Posted at 10/8/2023 15:16 by welshbob48
OK ! I am a fool and someone will explain to me what I am missing in my thinking.
How can a share price behave this way. 85% sellers 15 % buyers and a V big increase in the share price
This is not uncommon with OSB and sometimes I have put down to the buy back but after many years of investing this is really odd.
Posted at 04/8/2023 07:50 by apple53
We can calculate how much they saved by hammering the share price - may claw back £40m+.
Still I'm amazed by how little effect it's had on the share price. A tricky balance between taking advantage of the low price and not driving it up tooooooo quickly. I wonder who makes the key decisions.
Posted at 18/7/2023 09:18 by thebutler
1.3 million shares were traded yesterday, and almost 300k were purchased by OSB (via broker) on the LSE. So if we have a buy for every sell, the 1.3 million trades suggests approx 600k each for sells and buys equating to OSB buying half the total shares yesterday.

If my sums are correct (can't see why they're not, please correct me if so), consistently taking such a chunk out of the Market bodes well for future positive sentiment returning.

14 million shares bought back so far, so guessing an average price of £5 per share (probably lower than this now), equals approx £70 million so there's another £80 million to go, which benefits OSB buying at such a lowly share price
Posted at 10/7/2023 06:34 by jonnybig
There's still another 100 million quids worth of the share buybacks to go so I suppose this lowly share price will see osb buy back many more than anticipated.
Posted at 17/5/2023 08:46 by apple53
PEG ratios don't normally work for banks. The big swing factor is normally provisioning, which is normally low ex-post, while any analyst worth his/her salt will have provisions (at least) 'normalising' (ie to cross-cycle levels) over the next year or two, which will inherently depress the eps growth rate. However, as long as analysts do this then the forward PE (let's say 2024-5) should be a good indication of underlying value. And with OSB's super low cost income ratio one can even put provision charges on 50% above cross-cycle to allow for some housing market challenges, and it will still be ridiculously cheap.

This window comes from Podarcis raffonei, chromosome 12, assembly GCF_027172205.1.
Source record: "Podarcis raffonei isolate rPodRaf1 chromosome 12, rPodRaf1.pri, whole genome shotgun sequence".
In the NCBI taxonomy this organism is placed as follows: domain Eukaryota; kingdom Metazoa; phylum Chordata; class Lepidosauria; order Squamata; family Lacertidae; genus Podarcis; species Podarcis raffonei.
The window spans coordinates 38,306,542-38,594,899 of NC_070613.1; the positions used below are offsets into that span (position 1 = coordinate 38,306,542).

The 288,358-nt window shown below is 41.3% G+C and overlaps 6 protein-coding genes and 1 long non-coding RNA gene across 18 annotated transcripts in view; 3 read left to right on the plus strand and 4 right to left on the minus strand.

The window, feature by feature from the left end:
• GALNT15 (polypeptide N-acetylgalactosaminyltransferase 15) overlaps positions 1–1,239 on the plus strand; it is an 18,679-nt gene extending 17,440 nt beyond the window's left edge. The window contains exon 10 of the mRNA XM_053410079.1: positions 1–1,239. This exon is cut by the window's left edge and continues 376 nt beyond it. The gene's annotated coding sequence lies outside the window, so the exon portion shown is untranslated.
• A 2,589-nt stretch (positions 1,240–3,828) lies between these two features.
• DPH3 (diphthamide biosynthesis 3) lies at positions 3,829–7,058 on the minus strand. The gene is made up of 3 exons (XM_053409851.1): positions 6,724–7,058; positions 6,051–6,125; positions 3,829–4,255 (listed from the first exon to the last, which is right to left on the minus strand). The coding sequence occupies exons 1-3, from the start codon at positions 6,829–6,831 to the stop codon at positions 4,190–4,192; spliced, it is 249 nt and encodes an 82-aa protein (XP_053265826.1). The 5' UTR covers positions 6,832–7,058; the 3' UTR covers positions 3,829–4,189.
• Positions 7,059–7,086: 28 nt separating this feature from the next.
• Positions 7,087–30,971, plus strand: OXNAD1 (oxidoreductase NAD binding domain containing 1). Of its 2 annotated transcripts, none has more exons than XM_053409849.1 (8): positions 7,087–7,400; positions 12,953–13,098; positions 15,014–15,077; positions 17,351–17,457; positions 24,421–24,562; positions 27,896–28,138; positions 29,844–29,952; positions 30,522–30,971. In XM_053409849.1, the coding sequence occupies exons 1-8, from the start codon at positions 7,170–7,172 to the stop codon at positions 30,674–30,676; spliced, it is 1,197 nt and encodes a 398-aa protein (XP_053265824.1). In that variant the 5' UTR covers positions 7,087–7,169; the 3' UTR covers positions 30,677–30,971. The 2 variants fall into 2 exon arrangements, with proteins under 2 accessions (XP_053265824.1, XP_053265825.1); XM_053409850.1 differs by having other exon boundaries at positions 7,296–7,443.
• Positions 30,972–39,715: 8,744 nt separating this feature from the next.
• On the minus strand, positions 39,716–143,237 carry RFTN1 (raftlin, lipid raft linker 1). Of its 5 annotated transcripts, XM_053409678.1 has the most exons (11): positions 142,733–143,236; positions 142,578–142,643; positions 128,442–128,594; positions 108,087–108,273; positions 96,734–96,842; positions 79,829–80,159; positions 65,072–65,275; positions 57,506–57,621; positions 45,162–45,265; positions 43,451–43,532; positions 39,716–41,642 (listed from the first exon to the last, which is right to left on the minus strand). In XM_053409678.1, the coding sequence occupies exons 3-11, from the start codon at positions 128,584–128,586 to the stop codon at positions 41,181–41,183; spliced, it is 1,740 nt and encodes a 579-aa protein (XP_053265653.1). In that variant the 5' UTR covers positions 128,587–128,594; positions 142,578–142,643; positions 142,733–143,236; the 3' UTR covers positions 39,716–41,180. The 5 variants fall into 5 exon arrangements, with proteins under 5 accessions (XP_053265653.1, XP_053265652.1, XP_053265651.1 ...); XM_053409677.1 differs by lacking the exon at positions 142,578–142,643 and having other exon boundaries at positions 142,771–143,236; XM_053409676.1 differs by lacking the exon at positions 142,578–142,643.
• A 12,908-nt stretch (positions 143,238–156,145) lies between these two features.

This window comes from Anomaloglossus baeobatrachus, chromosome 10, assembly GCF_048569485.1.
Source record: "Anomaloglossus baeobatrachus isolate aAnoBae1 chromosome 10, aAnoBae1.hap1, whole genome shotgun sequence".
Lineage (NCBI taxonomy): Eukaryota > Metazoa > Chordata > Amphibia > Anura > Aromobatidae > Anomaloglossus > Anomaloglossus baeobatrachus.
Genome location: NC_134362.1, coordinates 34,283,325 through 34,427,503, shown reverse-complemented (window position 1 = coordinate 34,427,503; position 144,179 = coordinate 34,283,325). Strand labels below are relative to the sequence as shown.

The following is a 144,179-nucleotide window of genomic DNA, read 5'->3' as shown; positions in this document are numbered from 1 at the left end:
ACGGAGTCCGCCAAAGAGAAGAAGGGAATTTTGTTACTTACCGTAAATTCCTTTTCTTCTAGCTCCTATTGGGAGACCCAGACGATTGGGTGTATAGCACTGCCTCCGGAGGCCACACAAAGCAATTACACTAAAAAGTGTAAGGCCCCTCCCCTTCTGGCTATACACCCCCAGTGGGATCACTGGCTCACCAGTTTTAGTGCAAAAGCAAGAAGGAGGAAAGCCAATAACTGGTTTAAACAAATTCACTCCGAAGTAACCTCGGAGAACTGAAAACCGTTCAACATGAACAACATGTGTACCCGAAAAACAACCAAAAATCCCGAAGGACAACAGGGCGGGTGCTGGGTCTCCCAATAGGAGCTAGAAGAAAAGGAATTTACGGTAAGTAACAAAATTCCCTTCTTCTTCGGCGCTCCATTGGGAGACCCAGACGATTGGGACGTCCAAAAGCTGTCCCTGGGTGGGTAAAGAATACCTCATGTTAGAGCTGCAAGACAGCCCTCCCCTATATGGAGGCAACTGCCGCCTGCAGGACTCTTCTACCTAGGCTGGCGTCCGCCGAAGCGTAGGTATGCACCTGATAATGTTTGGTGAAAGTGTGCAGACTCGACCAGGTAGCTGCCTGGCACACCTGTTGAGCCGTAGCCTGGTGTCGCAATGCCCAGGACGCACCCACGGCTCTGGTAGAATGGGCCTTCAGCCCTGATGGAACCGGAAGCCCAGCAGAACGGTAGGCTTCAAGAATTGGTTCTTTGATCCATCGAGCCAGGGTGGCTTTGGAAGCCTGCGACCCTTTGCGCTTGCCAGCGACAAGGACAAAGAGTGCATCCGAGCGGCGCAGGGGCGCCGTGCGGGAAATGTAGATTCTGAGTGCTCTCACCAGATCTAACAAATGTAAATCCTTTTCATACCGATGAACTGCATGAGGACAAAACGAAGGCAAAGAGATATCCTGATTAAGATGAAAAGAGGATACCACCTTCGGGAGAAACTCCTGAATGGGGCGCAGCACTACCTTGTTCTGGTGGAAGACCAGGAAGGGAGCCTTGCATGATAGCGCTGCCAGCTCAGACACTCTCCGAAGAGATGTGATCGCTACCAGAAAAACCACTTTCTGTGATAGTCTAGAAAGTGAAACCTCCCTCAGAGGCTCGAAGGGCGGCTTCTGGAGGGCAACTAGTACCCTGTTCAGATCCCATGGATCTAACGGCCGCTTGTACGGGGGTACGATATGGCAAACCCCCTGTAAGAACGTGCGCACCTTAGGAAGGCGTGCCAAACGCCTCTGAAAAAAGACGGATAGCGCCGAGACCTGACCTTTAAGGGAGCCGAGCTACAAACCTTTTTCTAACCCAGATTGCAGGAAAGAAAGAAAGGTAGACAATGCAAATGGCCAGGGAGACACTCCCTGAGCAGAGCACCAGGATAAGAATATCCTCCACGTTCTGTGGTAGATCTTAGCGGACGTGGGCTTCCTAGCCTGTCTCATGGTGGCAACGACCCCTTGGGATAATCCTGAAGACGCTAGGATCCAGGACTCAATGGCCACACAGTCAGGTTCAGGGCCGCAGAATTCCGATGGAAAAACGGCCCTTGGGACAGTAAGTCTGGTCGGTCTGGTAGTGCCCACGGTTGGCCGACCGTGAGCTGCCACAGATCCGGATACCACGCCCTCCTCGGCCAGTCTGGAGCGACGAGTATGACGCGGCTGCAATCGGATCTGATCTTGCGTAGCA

For me the challenge is allocating cash across the bank sector as they are all so cheap. I think STB is cheapest below £7 so my largest holding, but a decent bounce and I would shift a chunk to OSB (while keeping an eye on Virgin and even Barclays).

I'd say OSB is the most bullet proof listed financial in the UK in terms of earnings (not share price, since market doesn't get this). Check out where financials' shares are vs Covid low. All bounced like crazy but on a quick check I think OSB has done best (in holding on to its rebound).
Posted at 03/11/2022 07:17 by masurenguy
OSB (LSE: OSB) is a lender specialising in professional buy-to-let and residential mortgages. The group is one of a handful of so-called challenger banks that emerged after the financial crisis. With a market capitalisation of around £1.8bn, it is relatively small compared to the big high street banks, which means it tends to fly under the radar of most investors. Its size has not held it back. Since 2016, the group’s loan book and value of customer deposits have nearly quadrupled in size. Meanwhile, operating profit has increased from £163m in 2016 to £465m.

As profits have grown, OSB has been able to return more cash to investors. Its dividend per share more than doubled between 2016 and 2021 and is expected to hit 35p in 2023, giving a projected dividend yield of 8.3% on the current share price. Shares in OSB are also selling at what appears to be a dirt-cheap multiple of just 4.5 times forward earnings and a price/book (p/b) ratio of below one.

The stock has been under pressure recently following the now-defunct mini-Budget at the end of September. As a specialist mortgage lender, OSB is highly exposed to higher mortgage rates and possible defaults if borrowers are struggling to meet their repayments. It seems likely the business will have to deal with loan losses as interest rates rise, but it should also benefit from higher interest rates.

The company reported a net interest margin (the difference between the rate it pays to depositors and charges borrowers) of 302 basis points in the first half of 2022, up from 268 basis points in the same period last year. As this margin expands, it should feed through into OSB’s bottom line. On top of its rising profit margins, OSB also has a healthy balance sheet with a tier 1 equity capital ratio (a measure of banking solvency) of 18.9%. That’s far above the regulatory and industry minimum which averages the low double-digits. As dividend stocks go, OSB appears to tick all the boxes."

Moneyweek: 2 November 2022
Osb share price data is direct from the London Stock Exchange